Israel will not return to the negotiations with the Palestine Liberation Organization for the time being.
The decision emerged here Monday night after a private and lengthy meeting between Prime Minister Yitzhak Rabin and Foreign Minister Shimon Peres.
It followed a weekend of intensive consultations within the government, and between Israel and Egypt, which acted as mediator between Israel and the PLO during the talks last week in Cairo.
Peres acknowledged Monday that there was a “sort of crisis” in the autonomy talks with the PLO, but said he believed it could be overcome.
Peres made the comment to members of the national executive of the Canadian Jewish Congress, the representative body of the Canadian Jewish community.
Israel first announced on Sunday that it would not attend another round of talks on Israeli withdrawal from the Gaza Strip and West Bank town of Jericho unless the PLO adhered to the draft agreement reached last week in Cairo.
In Washington, State Department spokesman Mike McCurry attempted to play down the impasse in the Israeli-PLO negotiations.
“I would say that as these negotiations address tough issues, we should remember that they are, in fact, negotiating,” McCurry said during his briefing to reporters Monday.
“You’re watching two sides in an ongoing negotiation stake our positions and discuss things in the context of their own dialogue,” he said.
Egyptian Foreign Minister Amre Moussa, who was visiting Jordan on Monday, refused to be discouraged by the deadlock in the Israeli-PLO negotiations.
He predicted that the talks would resume soon at the Egyptian Red Sea resort of Taba.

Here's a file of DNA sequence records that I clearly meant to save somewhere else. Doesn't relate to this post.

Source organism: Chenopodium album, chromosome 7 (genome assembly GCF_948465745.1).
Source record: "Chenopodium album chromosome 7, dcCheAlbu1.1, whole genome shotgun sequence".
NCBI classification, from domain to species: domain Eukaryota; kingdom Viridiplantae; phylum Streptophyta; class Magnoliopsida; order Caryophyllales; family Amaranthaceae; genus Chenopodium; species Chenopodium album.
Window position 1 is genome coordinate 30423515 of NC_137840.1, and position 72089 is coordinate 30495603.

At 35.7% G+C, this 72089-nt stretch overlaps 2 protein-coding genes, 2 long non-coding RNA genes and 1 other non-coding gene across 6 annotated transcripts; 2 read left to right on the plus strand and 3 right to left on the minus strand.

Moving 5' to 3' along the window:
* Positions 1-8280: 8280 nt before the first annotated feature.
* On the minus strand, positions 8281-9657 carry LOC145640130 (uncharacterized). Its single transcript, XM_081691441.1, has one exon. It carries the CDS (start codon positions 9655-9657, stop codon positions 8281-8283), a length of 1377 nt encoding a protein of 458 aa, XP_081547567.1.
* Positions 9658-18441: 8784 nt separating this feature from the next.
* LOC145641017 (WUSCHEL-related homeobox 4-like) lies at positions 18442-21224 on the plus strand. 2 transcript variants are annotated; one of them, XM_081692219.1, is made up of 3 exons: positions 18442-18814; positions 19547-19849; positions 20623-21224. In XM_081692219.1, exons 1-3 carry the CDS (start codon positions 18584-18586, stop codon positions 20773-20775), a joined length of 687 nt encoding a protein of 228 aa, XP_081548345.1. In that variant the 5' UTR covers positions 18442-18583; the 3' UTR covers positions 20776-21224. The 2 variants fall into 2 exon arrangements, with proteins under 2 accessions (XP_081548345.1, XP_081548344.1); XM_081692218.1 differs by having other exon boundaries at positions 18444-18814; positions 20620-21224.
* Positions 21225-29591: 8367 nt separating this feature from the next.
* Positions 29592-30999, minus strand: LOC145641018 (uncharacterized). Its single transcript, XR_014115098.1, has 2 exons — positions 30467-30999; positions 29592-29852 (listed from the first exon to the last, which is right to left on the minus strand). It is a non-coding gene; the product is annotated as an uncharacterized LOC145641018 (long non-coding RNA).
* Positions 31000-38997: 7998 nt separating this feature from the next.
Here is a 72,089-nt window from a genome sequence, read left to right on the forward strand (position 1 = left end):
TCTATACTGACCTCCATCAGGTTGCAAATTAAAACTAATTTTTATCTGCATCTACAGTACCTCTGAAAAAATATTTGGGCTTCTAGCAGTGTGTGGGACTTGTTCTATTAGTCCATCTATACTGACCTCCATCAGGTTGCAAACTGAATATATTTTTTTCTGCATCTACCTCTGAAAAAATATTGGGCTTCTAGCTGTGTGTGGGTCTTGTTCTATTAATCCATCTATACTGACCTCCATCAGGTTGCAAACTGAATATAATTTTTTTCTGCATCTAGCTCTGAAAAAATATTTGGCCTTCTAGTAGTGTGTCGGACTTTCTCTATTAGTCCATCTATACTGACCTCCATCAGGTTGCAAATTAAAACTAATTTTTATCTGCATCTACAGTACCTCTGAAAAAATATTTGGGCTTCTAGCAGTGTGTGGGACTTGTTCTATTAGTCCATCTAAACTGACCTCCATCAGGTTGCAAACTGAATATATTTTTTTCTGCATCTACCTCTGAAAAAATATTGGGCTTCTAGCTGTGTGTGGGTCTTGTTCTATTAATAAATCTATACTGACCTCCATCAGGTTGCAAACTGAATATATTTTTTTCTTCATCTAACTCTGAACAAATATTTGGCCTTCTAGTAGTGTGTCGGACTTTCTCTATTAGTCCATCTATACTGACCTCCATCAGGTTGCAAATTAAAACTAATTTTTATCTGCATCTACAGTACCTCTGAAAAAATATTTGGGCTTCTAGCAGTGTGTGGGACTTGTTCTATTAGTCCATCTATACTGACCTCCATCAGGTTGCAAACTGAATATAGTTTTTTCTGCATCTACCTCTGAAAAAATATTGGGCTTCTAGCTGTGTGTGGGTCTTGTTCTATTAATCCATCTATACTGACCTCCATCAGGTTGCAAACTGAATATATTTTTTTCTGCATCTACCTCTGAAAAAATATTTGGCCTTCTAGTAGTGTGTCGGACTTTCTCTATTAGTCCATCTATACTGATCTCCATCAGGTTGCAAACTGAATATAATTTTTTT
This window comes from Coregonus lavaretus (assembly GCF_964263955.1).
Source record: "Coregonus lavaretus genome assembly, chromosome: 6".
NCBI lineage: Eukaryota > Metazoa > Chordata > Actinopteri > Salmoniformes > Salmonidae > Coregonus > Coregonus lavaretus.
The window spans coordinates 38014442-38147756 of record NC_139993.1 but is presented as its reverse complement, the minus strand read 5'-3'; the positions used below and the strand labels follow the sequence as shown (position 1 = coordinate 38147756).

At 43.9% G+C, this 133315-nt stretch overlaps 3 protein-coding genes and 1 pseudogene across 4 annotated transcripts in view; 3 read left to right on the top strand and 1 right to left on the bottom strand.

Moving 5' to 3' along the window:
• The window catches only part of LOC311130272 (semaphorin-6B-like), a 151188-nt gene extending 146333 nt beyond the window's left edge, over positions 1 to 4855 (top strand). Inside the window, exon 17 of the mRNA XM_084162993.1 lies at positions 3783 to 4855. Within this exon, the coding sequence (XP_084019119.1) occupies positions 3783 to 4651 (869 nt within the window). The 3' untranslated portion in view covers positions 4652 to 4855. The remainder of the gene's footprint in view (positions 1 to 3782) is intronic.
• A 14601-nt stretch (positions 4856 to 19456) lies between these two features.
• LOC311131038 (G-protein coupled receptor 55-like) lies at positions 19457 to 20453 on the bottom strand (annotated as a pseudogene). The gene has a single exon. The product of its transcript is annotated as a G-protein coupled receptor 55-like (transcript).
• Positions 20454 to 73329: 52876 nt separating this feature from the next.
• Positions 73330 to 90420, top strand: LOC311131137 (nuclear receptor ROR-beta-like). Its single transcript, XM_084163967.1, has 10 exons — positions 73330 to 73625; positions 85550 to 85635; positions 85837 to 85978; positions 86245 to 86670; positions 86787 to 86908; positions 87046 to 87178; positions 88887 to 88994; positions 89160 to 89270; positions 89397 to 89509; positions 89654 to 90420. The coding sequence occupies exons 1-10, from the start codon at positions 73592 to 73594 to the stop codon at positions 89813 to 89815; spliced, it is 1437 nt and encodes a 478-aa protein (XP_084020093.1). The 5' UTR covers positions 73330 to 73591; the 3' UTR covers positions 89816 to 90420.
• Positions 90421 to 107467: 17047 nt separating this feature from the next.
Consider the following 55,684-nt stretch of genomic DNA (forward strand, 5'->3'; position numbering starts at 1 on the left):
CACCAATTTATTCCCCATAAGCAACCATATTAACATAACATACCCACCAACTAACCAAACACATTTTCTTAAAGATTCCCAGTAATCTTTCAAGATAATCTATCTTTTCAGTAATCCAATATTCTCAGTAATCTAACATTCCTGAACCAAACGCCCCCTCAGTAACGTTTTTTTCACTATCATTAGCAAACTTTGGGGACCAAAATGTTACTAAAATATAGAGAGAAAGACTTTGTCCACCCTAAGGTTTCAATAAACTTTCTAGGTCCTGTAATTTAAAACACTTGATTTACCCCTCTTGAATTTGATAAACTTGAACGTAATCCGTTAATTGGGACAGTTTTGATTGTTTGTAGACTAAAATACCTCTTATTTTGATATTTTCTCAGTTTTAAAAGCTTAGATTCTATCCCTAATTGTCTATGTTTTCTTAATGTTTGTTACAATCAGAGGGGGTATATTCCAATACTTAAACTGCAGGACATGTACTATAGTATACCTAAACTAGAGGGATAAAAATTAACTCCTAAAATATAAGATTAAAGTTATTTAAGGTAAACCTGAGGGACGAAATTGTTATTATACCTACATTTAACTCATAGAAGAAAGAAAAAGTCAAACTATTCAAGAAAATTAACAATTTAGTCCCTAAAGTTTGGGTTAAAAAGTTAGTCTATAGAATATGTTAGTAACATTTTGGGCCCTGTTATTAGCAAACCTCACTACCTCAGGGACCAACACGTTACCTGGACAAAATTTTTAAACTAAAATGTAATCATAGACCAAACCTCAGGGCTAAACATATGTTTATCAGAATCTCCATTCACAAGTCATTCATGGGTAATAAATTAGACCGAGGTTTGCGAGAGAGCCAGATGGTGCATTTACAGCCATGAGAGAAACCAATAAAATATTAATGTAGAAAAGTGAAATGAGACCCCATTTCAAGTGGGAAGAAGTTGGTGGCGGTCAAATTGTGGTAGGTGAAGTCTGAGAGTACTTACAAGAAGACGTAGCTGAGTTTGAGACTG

In the Gaza Strip meanwhile, violence flared Monday evening, when three young Palestinians were shot dead in separate incidents by Israeli soldiers.
And in the West Bank, Likud leader Benjamin Netanyahu, retracting a past promise, told Jewish settlers Monday that any future government led by Likud would not be bound by the Palestinian self-rule accord signed by Israel and the PLO in September.
“The agreements are not binding on me, nor on any government that may rise under my leadership,” Netanyahu said while visiting the Jordan Valley settlement of Na’ama.
He said that the PLO had already violated the accord by backing off its earlier promises to stop terrorist attacks on Israelis and to evoke clauses in the Palestine National Covenant that call for the destruction of Israel.
“Because the PLO has not done these things, it has already canceled the agreement,” Netanyahu told reporters. He added that the PLO’s refusal to honor its promises nullified his own past promises to honor any agreements reached by the Rabin government.
The Israeli-PLO negotiations have ground to a halt, with Israel angrily accusing PLO Chairman Yasser Arafat of backing away from agreements reached during last week’s Cairo talks.
The Palestinians, however, contend that there never was an agreement, only an Israeli position paper. This version was endorsed Monday by Moussa of Egypt.
The Israeli Cabinet, however, remained united behind Rabin’s position that there can be no continuation of the talks as long as the PLO rejects what it accepted orally last week.
Arafat, in an angry radio interview over the weekend, reiterated his insistence that the Palestinians will not be consigned to “a ghetto,” which he said would be the result of the implementation of the Israeli position.